This weekend I went to a preview of the phenomenal new ACT production War Music, a modern reinterpretation of the Illiad based on the translation (or retelling, really) of Christopher Logue. This is a very powerful piece of poetry, with a percussive meter that was used to good effect in the staging.
About a dozen or so actors took on about 40 different parts, and mostly wore identical costumes based on present-day military desert fatigues, with small variations (the Greeks had red berets, the Trojans blue -- the gods wore carnival masks). This made the complex story harder to follow than it had to be.
The gods were played in a comical style which was very effective in conveying their vanity and caprice, although this sometimes went overboard into farce (Poseidon wearing a diver's mask and flippers, for instance).
The set was a minimalist-modern set of risers, with a golden model of the city of Troy set at the back of the stage. I thought that the presence of the sea was indicated very effectively by the use of large billowing cloths. Lighting was also quite effective, especially the use of a multitude of bare bulbs like traced fire that descended during a battle scene. Despite the name, music was not a very prominent element in the show.
This play seems to have gotten rather poor reviews, and I'm not sure why -- perhaps because it isn't structured much like a traditional play. It's really a dramatic reading of a poem, and the poetry is the strongest element of the production. So, here are the opening verses. It seems the only way I can actually manage to slow myself down enough to give poetry a decent reading is by saying it aloud, or by retyping it.
Picture the east Aegean sea by night,
And on a beach aslant its shimmering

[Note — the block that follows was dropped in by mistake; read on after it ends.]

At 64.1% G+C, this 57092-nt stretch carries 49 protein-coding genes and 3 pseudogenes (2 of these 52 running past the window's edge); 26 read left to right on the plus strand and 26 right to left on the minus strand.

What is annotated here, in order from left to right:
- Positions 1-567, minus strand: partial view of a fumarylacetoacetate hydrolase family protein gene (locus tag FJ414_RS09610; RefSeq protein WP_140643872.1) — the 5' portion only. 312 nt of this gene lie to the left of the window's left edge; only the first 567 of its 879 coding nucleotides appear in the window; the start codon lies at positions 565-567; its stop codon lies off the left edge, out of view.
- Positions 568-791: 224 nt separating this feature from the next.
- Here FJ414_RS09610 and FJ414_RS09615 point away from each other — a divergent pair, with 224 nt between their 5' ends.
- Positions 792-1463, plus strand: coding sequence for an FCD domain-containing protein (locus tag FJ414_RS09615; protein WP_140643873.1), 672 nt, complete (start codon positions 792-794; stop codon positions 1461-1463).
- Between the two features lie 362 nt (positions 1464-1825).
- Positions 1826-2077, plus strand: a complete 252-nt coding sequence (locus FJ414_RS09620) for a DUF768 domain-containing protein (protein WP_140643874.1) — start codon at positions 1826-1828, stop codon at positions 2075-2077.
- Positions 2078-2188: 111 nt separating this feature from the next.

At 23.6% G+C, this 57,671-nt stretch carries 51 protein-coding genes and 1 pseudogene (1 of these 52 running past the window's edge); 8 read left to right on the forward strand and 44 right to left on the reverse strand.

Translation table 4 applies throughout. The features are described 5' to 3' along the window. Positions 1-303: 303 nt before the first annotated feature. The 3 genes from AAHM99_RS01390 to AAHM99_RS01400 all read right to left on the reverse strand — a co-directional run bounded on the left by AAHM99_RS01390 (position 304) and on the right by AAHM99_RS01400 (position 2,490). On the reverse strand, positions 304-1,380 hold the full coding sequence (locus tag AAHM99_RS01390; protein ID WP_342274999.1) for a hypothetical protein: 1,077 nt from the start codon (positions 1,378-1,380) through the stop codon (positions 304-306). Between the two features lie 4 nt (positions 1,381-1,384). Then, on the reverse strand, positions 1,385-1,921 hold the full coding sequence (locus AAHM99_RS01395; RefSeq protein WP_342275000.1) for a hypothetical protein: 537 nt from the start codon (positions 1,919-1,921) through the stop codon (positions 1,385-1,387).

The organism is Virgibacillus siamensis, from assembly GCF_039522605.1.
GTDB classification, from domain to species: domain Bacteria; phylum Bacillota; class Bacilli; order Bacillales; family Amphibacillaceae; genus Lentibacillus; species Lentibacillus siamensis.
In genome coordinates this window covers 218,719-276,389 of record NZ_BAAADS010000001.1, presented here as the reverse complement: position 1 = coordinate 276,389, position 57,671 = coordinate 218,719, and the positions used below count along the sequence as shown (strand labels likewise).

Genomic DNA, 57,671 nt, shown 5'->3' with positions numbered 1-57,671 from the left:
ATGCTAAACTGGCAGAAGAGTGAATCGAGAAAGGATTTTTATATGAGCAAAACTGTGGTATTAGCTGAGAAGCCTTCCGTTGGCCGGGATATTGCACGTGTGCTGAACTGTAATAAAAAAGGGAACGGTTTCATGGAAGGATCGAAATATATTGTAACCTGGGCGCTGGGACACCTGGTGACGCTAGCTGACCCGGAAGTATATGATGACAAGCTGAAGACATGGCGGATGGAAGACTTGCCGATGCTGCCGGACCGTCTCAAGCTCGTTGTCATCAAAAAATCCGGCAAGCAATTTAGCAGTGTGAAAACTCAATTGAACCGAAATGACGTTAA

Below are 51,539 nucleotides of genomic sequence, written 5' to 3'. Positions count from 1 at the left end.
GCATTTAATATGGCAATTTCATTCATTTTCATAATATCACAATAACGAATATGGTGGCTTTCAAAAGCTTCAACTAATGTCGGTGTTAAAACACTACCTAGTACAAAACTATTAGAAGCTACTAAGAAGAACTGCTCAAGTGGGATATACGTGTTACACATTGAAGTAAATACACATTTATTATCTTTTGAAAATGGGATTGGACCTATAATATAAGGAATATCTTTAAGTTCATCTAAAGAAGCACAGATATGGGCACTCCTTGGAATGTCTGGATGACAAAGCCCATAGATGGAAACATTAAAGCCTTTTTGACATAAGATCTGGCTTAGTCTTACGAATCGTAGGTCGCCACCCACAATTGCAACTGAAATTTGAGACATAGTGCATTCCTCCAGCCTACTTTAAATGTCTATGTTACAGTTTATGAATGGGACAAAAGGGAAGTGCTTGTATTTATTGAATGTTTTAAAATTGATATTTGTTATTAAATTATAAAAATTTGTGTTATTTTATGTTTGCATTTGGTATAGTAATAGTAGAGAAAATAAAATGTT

Upwards of 50,000 men
Asleep like spoons beside their lethal Fleet.
Now look along that beach, and see
Between the keels hatching its western dunes
A ten-foot-high reed wall faced with black clay
And split by a double-doored gate;
Then through the gate a naked man
Whose beauty's silent power stops your heart
Fast walk, face wet with tears, out past its guard,
And having vanished from their sight
Run with what seems to break the speed of light
Across the dry, then damp, then sand invisible
Beneath inch-high waves that slide
Over each other's luminescent panes;
Then kneel among those panes, beggar his arms, and say:
"Source, hear my voice.
God is your friend. You had me to serve Him.
In turn, He swore: If I, your only child,
Chose to die young, by violence, far from home,
My standing would be first; be best;
The best of bests; here; and in perpetuity.
And so I chose. Nor have I changed. But now--
By which I mean today, this instance, now --
That Shepherd of the Clouds has seen me trashed
Surely as if He sent a hand to shoo
The army into one, and then, before its eyes,
Painted my body with fresh Trojan excrement."
Before the gods appear
Something is marked:
A noise. A note, perhaps. Perhaps
A change of temperature. Or else, as now,
The scent of oceanic lavender,
That even as it drew his mind
Drew from the seal-coloured sea onto the beach
A mist that moved like weed, then stood, then turned
Into his mother, Thetis', mother lovelost face,
Her finger, next, that lift his chin, that push
His long, redcurrant-coloured hair
Back from his face, her voice, her words:
"Why tears, Achilles?
Rest in my arms and answer from your heart."
The sea as quiet as light.
Random connection: Christopher Logue is on record as calling war "a criminal activity", which echoes Charles Tilly's paper War Making and State Making as Organized Crime, found via recommendation by reader bhyde. Me talking about the similarities between governments and organized crime were what got me started arguing with Michael S, back on Mencius Moldbug's blog. It's all connected, somehow.